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How To Determine The Sex Of Your Cannabis Plant
Cannabis Plant Sex

Reproduction in the plant world happens in a few ways. There are some hermaphrodite plants which have a single flower with both male and female organs. There are other monoecious plants that have two different flowers on the same plant for male and female organs. There are also dioecious plants where the plant only has either male or female organs. Cannabis is one of these plants.  

As cannabis only grows as either a male or female plant, it is possible to isolate the benefits of growing female plants without male interference. If you have both types of plants, you could have cross-pollination which results in seeds that are genetically new. If you remove the make plants, the females will become larger and have seedless buds or sensimilla. The buds from the plant that are consumed only come from the female plant.  

Cannabis Plant Sex difference

Seeded buds are also considered to be low-quality when consumed. This is due to the harsh and unpleasant smoke the seeds create. Male plants should only be introduced to pollinate female plants when a new strain is wanted or if you need seeds for the next crop.  

When growing these plants, it is possible to guarantee female plants through feminized seeds and clones. If you are working with normal seeds or do not know the seed type, you need to understand how to determine the gender. Fortunately, it is easier than you might imagine to sex the plant once you know what to look for. 

How To Determine The Sex Of The Plant

What grows on the nodes of the plant will tell you what the sex is. In this area, you will see either a pollen sac or a stigma which will spread or catch pollen respectively. The pollen sack is only found on male plants and the stigma only on female plants. You will be able to see the difference weeks before they start to serve their purpose in the reproduction cycle. What you are looking for are called pre-flowers.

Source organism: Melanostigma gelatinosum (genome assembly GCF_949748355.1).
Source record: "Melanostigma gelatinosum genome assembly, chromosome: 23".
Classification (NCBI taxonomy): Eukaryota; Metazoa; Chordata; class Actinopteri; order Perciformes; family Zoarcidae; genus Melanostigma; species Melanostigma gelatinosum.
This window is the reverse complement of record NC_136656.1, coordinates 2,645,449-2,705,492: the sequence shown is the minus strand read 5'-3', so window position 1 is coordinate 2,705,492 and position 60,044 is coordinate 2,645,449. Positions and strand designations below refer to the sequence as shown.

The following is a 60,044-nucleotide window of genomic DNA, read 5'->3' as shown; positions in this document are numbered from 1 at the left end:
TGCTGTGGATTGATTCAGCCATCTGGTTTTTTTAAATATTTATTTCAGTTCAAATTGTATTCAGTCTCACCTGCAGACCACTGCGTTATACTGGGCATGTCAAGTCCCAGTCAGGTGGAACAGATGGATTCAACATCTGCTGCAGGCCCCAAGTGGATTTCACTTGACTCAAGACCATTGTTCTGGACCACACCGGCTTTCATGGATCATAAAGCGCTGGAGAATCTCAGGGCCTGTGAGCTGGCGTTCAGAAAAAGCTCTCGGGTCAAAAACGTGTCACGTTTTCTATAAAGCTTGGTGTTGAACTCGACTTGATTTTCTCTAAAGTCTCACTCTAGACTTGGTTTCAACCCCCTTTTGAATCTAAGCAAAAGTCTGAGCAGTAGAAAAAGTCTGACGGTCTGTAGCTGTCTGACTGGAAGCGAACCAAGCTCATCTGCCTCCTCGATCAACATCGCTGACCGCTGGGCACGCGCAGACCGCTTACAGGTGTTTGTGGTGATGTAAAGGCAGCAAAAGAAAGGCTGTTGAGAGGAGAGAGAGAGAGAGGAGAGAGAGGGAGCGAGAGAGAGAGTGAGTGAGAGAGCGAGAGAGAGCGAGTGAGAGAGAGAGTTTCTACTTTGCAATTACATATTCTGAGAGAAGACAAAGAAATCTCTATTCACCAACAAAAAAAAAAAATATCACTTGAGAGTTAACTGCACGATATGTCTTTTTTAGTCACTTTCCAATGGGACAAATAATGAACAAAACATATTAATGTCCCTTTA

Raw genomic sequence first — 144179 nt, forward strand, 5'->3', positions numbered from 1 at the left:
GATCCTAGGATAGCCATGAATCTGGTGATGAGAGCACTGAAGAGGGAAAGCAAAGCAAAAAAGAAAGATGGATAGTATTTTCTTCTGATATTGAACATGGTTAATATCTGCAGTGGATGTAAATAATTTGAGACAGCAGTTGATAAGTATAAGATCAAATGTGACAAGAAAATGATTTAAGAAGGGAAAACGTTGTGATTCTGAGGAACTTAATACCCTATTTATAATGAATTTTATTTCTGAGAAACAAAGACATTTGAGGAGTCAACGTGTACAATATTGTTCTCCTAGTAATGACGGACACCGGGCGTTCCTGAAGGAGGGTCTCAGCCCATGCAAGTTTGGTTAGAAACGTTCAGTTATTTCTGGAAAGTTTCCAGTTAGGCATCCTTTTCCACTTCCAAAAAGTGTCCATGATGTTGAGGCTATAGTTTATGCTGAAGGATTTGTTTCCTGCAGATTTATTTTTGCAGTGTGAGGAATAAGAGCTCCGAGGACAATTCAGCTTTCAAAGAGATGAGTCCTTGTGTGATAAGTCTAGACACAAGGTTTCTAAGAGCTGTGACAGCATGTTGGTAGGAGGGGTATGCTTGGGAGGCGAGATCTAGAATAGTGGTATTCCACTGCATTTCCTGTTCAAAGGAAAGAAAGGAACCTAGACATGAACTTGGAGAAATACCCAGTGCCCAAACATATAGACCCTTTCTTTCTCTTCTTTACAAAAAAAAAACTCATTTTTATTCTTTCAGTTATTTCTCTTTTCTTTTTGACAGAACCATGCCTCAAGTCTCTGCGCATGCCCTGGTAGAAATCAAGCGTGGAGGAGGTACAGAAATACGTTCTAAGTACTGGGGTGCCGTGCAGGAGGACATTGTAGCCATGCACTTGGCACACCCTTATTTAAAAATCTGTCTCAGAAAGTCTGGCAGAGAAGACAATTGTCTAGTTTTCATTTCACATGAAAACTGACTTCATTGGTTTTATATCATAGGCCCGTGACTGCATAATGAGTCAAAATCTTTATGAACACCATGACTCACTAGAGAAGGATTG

Pre-flowers generally start to develop around 4 weeks into the plant’s growth. However, it can take a little longer depending on the speed of the sprouting phase. By the sixth week of growth, you should be able to find the pre-flowers and determine the sex of the plant. 

It is important to note that the pre-flowers can be very small and hard to determine with the naked eye. A jeweler’s magnifying glass will be able to help you. You should look at the node of the plant and check for the early growth of the pollen sac for male plants. Look in the same area for 2 bracts which will eventually turn into the stigma for the female plants.  

There are some other methods to determine the sex of the plant, but looking at the pre-flower formation is considered the most reliable. You will need to remove the make plants early for 2 primary reasons. The first is that the females will have more space to grow and the second will be to stop the males pollinating the females.  

Cannabis Sex Plant growth

Are There Hermaphrodite Cannabis Plants?

When you have a plant with both male and female organs, it will be a hermaphrodite plant. This can happen with cannabis plants and means that the plant can produce pollen and pollinate the entire crop. Many people call the process of the plant getting both organs herming out and will be the result of extreme stress. Your cannabis plants can become extremely stressed when facing:

• Disease

• Damage to the plant

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• Nutrient deficiencies

• Bad weather

If your plants are herming out, there are two different types of hermaphrodite cannabis plants that you need to know about. The first is a plant with both a pollen sac and stigma. The second is a place that produces anthers which are often called bananas because of their appearance.  

Both of these plants will produce pollen. However, true hermaphrodite plants will have pollen sacs which need to rupture. The anthers are exposed and pollen-producing stamen.  

As herming out occurs when plants are stressed, you need to monitor your plants correctly. Another cause of this will be the genetics of the plant. Plants with a history of herming out and poor genetics should be avoided to protect your crop.  If you notice any hermaphrodites in your crop, you need to remove them immediately.